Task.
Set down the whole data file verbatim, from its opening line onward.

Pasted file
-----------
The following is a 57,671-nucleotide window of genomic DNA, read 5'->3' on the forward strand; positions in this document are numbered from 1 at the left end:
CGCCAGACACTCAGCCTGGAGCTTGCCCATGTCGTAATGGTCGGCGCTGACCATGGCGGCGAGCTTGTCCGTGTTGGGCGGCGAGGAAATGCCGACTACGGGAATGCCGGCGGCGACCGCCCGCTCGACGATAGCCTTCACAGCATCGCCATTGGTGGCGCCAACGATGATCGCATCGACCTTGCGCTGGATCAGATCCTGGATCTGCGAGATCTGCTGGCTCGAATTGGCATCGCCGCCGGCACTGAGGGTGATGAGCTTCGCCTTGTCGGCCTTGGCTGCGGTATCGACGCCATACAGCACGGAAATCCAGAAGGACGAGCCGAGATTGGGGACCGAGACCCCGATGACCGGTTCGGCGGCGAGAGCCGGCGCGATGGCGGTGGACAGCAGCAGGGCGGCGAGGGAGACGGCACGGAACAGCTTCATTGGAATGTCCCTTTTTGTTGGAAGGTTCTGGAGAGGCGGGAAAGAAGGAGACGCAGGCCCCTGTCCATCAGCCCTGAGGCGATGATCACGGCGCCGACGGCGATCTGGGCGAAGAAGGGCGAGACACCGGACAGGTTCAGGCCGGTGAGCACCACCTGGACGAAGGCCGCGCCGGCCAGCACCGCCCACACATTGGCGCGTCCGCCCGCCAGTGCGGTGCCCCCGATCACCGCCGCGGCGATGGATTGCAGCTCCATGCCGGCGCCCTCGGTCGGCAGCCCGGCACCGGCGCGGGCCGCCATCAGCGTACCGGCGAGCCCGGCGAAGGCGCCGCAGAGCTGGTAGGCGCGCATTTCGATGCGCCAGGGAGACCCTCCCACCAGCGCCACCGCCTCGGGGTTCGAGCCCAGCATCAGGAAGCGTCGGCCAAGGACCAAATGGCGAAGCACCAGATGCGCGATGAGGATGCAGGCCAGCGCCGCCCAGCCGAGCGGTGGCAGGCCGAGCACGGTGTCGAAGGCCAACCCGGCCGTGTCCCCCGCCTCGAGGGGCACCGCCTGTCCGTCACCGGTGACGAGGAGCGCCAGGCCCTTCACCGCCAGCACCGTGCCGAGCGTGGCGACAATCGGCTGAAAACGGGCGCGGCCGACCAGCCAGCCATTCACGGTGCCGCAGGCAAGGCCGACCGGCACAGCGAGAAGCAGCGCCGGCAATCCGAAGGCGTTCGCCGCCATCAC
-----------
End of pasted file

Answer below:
The following is a 57,671-nucleotide window of genomic DNA, read 5'->3' on the forward strand; positions in this document are numbered from 1 at the left end:
CGCCAGACACTCAGCCTGGAGCTTGCCCATGTCGTAATGGTCGGCGCTGACCATGGCGGCGAGCTTGTCCGTGTTGGGCGGCGAGGAAATGCCGACTACGGGAATGCCGGCGGCGACCGCCCGCTCGACGATAGCCTTCACAGCATCGCCATTGGTGGCGCCAACGATGATCGCATCGACCTTGCGCTGGATCAGATCCTGGATCTGCGAGATCTGCTGGCTCGAATTGGCATCGCCGCCGGCACTGAGGGTGATGAGCTTCGCCTTGTCGGCCTTGGCTGCGGTATCGACGCCATACAGCACGGAAATCCAGAAGGACGAGCCGAGATTGGGGACCGAGACCCCGATGACCGGTTCGGCGGCGAGAGCCGGCGCGATGGCGGTGGACAGCAGCAGGGCGGCGAGGGAGACGGCACGGAACAGCTTCATTGGAATGTCCCTTTTTGTTGGAAGGTTCTGGAGAGGCGGGAAAGAAGGAGACGCAGGCCCCTGTCCATCAGCCCTGAGGCGATGATCACGGCGCCGACGGCGATCTGGGCGAAGAAGGGCGAGACACCGGACAGGTTCAGGCCGGTGAGCACCACCTGGACGAAGGCCGCGCCGGCCAGCACCGCCCACACATTGGCGCGTCCGCCCGCCAGTGCGGTGCCCCCGATCACCGCCGCGGCGATGGATTGCAGCTCCATGCCGGCGCCCTCGGTCGGCAGCCCGGCACCGGCGCGGGCCGCCATCAGCGTACCGGCGAGCCCGGCGAAGGCGCCGCAGAGCTGGTAGGCGCGCATTTCGATGCGCCAGGGAGACCCTCCCACCAGCGCCACCGCCTCGGGGTTCGAGCCCAGCATCAGGAAGCGTCGGCCAAGGACCAAATGGCGAAGCACCAGATGCGCGATGAGGATGCAGGCCAGCGCCGCCCAGCCGAGCGGTGGCAGGCCGAGCACGGTGTCGAAGGCCAACCCGGCCGTGTCCCCCGCCTCGAGGGGCACCGCCTGTCCGTCACCGGTGACGAGGAGCGCCAGGCCCTTCACCGCCAGCACCGTGCCGAGCGTGGCGACAATCGGCTGAAAACGGGCGCGGCCGACCAGCCAGCCATTCACGGTGCCGCAGGCAAGGCCGACCGGCACAGCGAGAAGCAGCGCCGGCAATCCGAAGGCGTTCGCCGCCATCAC